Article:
RALEIGH, N.C. — The commission that promotes uniformity among state laws took another step toward crafting legislation allowing compensation for college athletes.

A study committee recommended Tuesday that the Uniform Law Commission form a drafting committee to write legislation for states to adopt governing athletes’ ability to profit for use of their names, images and likenesses (NIL).

Committee chairman and Idaho attorney Dale G. Higer said the recommendation requires additional commission approval before the drafting committee is formed. Its first meeting would be set for this fall in a process that would last one to, more likely, two years.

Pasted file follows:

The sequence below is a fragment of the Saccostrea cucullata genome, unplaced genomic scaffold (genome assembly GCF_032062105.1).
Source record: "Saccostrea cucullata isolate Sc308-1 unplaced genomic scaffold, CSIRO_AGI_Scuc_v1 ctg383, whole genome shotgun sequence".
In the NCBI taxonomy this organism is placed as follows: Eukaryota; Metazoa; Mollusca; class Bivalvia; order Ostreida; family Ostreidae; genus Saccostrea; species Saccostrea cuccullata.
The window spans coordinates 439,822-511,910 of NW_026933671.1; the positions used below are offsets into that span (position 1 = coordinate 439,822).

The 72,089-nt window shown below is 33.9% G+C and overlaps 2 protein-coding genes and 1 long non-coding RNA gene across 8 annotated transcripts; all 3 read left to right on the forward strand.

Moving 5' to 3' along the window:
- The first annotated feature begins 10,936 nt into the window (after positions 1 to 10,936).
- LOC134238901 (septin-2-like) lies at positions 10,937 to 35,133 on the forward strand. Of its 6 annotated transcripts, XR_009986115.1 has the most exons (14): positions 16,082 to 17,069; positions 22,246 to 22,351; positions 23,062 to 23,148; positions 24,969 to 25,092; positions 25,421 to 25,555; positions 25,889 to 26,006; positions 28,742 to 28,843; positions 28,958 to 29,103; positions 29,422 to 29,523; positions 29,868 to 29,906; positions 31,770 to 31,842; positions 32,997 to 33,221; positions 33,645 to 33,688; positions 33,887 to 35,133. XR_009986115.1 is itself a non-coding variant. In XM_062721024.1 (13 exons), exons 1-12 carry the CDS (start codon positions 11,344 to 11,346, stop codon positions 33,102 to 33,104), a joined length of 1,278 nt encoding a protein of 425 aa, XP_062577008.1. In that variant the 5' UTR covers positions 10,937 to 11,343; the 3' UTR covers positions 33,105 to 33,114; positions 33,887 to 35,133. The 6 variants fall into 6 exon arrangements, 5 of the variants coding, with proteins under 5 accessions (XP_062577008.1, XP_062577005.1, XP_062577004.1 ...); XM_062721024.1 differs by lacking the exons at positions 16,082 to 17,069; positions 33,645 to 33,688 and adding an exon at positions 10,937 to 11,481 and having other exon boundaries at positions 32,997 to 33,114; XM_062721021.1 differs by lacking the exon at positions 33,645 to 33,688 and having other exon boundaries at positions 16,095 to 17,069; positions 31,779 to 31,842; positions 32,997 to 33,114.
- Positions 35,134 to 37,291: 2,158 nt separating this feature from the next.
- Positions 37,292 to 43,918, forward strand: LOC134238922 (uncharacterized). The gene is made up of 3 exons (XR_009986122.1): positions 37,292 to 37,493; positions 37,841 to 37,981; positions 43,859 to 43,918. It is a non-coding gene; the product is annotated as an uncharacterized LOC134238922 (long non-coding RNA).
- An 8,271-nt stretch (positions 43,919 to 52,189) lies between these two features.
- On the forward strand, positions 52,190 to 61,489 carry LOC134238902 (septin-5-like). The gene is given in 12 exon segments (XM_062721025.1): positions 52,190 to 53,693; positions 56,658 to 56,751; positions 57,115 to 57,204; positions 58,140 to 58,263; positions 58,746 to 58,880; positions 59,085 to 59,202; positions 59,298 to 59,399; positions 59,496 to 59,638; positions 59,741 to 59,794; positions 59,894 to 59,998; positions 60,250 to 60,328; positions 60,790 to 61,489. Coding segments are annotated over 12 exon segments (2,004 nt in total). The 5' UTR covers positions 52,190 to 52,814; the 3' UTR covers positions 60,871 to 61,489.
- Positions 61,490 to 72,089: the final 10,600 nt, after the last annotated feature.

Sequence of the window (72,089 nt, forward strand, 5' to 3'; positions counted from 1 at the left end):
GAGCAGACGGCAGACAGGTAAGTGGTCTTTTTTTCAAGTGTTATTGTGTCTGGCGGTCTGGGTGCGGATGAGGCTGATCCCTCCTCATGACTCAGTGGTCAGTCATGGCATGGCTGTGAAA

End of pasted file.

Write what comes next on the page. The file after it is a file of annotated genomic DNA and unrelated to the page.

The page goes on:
The NCAA is going forward with allowing athletes to profit through NIL deals with third parties. Regulations are being developed on an issue that has raised concerns about schools’ ability to monitor for rule compliance and the potential effect on non-revenue sports programs.

The NCAA and Power Five conference commissioners also want Congress to create a federal law ahead of varied state-level versions being proposed so schools operate under the same rules. California and Colorado have laws taking effect in 2023, while Florida’s bill awaiting Gov. Ron DeSantis’ signature would take effect July 2021.

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